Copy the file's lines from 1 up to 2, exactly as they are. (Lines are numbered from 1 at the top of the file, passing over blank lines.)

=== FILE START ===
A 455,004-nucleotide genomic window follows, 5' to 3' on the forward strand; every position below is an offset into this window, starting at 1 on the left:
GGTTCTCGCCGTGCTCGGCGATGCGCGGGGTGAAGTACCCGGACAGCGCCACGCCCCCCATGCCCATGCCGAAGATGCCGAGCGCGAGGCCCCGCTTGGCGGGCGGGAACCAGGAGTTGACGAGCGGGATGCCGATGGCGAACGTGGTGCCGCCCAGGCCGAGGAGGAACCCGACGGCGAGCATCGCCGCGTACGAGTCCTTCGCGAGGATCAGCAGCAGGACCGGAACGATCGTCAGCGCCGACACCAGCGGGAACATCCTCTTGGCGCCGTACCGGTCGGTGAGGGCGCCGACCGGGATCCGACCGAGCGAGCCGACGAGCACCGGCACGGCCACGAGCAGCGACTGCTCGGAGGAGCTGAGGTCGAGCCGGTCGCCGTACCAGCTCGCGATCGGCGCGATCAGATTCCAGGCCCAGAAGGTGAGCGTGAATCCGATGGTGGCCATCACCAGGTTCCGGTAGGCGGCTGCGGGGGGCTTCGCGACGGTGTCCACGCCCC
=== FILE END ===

A 455,004-nucleotide genomic window follows, 5' to 3' on the forward strand; every position below is an offset into this window, starting at 1 on the left:
GGTTCTCGCCGTGCTCGGCGATGCGCGGGGTGAAGTACCCGGACAGCGCCACGCCCCCCATGCCCATGCCGAAGATGCCGAGCGCGAGGCCCCGCTTGGCGGGCGGGAACCAGGAGTTGACGAGCGGGATGCCGATGGCGAACGTGGTGCCGCCCAGGCCGAGGAGGAACCCGACGGCGAGCATCGCCGCGTACGAGTCCTTCGCGAGGATCAGCAGCAGGACCGGAACGATCGTCAGCGCCGACACCAGCGGGAACATCCTCTTGGCGCCGTACCGGTCGGTGAGGGCGCCGACCGGGATCCGACCGAGCGAGCCGACGAGCACCGGCACGGCCACGAGCAGCGACTGCTCGGAGGAGCTGAGGTCGAGCCGGTCGCCGTACCAGCTCGCGATCGGCGCGATCAGATTCCAGGCCCAGAAGGTGAGCGTGAATCCGATGGTGGCCATCACCAGGTTCCGGTAGGCGGCTGCGGGGGGCTTCGCGACGGTGTCCACGCCCC